The Book8088 Gets A Post-Hype Review

Last year, a couple of rather unusual computers emerged from China: a 386sx-based palmtop and an 8088-based mini-laptop. The average person isn’t exactly clamoring for a DOS machine these days, but they attracted quite a bit of interest among the retrocomputing scene. Now the dust has settled, [The Retro Shack] has taken a Book 8088 and given it an honest review. Do you need portable 1980s computing in your life, and if so it this the machine to give you it?

The first impression of the machine is just how svelte it is, being like a small but chunky netbook. He explores the hardware and finds as expected an NEC V20 instead of the Intel part running the show, and what would have been a hugely expanded DOS PC back in the day with its VGA and sound card, not to mention a solid state hard drive.

We’re overcome with a bit of nostalgia here at the sight of DOS running Lemmings, and on a machine we’d have given anything to own back in the 1980s. His final conclusion is that it’s a very nice little PC but around $160 seems a little much for what is essentially a toy. We have sadly to agree with him though we really want one, though noting that such a machine would have retailed for a huge amount more than that in 1980s dollars and we’d have considered it a huge bargain then.

If you’re still curious, we covered the arrival of these machines last year.

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Finally, An Open-Source 8088 BIOS

The Intel 8088 is an interesting chip, being a variant of the more well-known 8086. Given the latter went on to lend its designation to one of the world’s favorite architectures, you can tell which of the two was higher status. Regardless, it was the 8088 that lived in the first IBM PC, and now, it even has its own open-source BIOS.

As with any BIOS, or Basic Input Output System, it’s charged with handling core low-level features for computers like the Micro 8088, Xi 8088, and NuXT. It handles chipset identification, keyboard and mouse communication, real-time clock, and display initialization, among other things.

Of course, BIOSes for 8088-based machines already exist. However, in many cases, they are considered to be proprietary code that cannot be freely shared over the internet. For retrocomputing enthusiasts, it’s of great value to have a open-source BIOS that can be shared, modified, and tweaked as needed to suit a wide variety of end uses.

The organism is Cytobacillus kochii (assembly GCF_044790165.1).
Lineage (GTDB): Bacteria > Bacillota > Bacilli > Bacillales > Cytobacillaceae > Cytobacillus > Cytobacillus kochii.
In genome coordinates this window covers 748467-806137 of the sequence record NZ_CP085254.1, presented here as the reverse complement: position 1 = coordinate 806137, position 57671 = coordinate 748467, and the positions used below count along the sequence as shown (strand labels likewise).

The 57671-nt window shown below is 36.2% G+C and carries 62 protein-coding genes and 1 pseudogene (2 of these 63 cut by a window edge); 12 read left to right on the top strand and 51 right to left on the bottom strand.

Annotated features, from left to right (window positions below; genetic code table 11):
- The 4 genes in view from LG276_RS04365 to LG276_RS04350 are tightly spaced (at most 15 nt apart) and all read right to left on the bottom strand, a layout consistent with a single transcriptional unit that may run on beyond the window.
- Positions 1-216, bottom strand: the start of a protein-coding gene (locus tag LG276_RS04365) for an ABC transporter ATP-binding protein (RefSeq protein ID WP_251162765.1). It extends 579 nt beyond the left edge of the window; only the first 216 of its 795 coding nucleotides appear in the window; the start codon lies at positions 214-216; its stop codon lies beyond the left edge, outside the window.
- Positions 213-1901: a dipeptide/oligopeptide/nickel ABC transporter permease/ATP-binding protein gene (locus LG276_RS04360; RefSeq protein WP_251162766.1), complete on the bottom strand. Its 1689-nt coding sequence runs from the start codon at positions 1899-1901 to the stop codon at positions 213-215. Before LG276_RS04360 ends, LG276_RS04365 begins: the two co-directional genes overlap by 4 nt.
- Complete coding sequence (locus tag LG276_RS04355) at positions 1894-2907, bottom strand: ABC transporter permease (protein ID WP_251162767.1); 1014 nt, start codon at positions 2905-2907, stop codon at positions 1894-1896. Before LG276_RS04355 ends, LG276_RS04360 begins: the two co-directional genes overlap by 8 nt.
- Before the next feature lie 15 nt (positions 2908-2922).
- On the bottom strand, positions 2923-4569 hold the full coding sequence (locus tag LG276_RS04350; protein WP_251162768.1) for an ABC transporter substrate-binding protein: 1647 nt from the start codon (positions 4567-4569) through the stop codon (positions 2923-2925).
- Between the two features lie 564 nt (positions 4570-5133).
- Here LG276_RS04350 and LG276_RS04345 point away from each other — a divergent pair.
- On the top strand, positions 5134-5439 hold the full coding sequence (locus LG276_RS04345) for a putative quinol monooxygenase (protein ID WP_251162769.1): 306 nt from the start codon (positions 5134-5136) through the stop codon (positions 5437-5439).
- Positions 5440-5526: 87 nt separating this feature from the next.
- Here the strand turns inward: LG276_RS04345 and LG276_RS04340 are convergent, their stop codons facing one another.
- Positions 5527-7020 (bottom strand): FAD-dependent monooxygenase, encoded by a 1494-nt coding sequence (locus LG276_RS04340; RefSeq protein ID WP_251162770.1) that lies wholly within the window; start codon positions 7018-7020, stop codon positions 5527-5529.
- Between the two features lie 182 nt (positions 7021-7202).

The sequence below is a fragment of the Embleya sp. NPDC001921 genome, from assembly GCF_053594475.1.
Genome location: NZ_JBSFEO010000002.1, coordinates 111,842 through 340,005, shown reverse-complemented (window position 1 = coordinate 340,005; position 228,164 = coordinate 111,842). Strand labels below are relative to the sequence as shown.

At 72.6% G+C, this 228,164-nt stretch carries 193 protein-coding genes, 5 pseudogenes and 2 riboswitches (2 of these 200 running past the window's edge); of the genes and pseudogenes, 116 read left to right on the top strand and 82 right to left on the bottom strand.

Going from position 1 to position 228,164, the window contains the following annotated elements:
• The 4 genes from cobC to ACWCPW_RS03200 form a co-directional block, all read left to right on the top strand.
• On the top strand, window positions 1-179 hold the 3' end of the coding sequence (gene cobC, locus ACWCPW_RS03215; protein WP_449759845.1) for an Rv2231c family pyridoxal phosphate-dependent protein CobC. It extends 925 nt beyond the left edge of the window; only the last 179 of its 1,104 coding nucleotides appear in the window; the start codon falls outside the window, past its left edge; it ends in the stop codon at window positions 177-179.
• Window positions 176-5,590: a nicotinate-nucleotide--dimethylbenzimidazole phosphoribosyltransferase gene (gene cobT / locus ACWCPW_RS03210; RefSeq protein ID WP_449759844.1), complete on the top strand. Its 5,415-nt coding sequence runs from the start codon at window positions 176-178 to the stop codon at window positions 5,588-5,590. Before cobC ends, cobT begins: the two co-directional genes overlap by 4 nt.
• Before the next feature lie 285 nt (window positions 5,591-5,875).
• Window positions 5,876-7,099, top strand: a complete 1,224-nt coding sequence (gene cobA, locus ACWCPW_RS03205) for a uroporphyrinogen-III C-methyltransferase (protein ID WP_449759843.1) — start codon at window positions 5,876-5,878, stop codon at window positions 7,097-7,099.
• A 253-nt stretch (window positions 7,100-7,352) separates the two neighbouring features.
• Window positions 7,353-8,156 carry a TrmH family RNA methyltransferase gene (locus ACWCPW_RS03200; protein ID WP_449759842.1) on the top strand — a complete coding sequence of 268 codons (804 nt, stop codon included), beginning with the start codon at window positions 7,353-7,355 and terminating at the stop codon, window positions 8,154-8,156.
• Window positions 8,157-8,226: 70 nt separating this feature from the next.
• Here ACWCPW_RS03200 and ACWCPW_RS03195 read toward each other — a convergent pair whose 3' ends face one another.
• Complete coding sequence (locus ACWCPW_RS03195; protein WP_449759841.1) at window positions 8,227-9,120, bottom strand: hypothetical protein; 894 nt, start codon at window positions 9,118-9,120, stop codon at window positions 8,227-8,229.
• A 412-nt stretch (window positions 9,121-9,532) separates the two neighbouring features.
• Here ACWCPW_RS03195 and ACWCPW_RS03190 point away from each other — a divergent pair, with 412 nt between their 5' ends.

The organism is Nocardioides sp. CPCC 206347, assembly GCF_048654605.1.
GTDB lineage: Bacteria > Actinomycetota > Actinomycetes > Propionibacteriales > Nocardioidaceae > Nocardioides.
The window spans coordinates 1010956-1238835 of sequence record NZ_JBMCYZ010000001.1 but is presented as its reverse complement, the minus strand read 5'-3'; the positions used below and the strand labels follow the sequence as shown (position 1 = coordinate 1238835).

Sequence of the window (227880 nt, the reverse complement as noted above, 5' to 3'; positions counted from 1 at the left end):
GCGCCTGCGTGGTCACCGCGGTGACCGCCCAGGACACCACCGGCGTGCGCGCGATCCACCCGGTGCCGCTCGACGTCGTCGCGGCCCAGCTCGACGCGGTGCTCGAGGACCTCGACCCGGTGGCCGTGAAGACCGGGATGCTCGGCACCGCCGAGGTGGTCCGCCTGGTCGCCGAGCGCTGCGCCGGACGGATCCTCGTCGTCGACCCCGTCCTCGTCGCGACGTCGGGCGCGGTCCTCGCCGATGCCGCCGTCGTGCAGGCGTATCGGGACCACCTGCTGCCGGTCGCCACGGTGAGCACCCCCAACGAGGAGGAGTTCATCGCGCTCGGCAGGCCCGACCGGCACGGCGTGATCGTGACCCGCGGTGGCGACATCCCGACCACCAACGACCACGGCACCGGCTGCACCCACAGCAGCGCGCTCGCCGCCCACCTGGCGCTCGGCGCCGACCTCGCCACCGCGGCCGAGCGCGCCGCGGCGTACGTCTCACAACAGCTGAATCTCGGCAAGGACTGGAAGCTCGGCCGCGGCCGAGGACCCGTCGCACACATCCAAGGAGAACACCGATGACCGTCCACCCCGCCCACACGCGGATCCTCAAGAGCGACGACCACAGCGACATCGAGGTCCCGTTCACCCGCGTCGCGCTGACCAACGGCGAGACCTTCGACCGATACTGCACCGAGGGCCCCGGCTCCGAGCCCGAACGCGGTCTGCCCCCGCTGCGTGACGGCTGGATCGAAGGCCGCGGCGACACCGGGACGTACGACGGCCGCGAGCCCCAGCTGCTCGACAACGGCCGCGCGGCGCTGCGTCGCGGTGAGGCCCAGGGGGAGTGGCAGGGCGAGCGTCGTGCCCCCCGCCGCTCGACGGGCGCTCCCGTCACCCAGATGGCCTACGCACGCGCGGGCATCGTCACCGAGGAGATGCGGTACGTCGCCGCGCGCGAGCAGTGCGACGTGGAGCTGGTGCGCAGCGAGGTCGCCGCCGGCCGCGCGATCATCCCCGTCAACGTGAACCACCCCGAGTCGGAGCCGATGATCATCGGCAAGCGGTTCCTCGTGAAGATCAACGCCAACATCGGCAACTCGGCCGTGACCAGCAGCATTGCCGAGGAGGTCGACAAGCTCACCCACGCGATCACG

If you want to learn more about the 8088 CPU, we’ve looked in depth at that topic before. Feel free to drop us a line with your own retro Intel hacks if you’ve got them kicking around!

Decoding The 8088

There is a lot to like about open software, and in some areas, a well-thought-out piece of software can really make a huge impact. A great example of this is the Sigrok project. Creating simple devices that act like a logic analyzer is relatively easy. What’s hard is writing nice software for such a setup including protocol decoders. Sigrok has done it and since it is open, you can add your device and decode your protocol. [GloriousCow] had done the hardware part of interfacing to the 8088 in an IBM PC using an off-the-shelf logic analyzer that uses a customized version of Sigrok. But the output was a CSV file you had to process in a spreadsheet program. The next step: write a decoder for Sigrok to understand 8088 bus cycles.

The post covers the details of writing such a plug-in for Pulseview, the Sigrok GUI. It will also work for the command line interface if you prefer that. The code is in Python.

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Bus Sniffing The Model 5150 For Better Emulation

At the risk of stating the obvious, a PC is more than just its processor. And if you want to accurately emulate what’s going on inside the CPU, you’d do well to pay attention to the rest of the machine, as [GloriousCow] shows us by bus-sniffing the original IBM Model 5150.

A little background is perhaps in order. Earlier this year, [GloriousCow] revealed MartyPC, the cycle-accurate 8088 emulator written entirely in Rust. A cycle-accurate emulation of the original IBM PC is perhaps a bit overkill, unless of course you need to run something like Area 5150, a demo that stretches what’s possible with the original PC architecture but is notoriously finicky about what hardware it runs on.

Getting Area 5150 running on an emulator wasn’t enough for [GloriousCow], though, so a deep dive into exactly what’s happening on the bus of an original IBM Model 5150 was in order. After toying with and wisely dismissing several homebrew logic analyzer solutions, a DSLogic U3Pro32 logic analyzer was drafted into the project.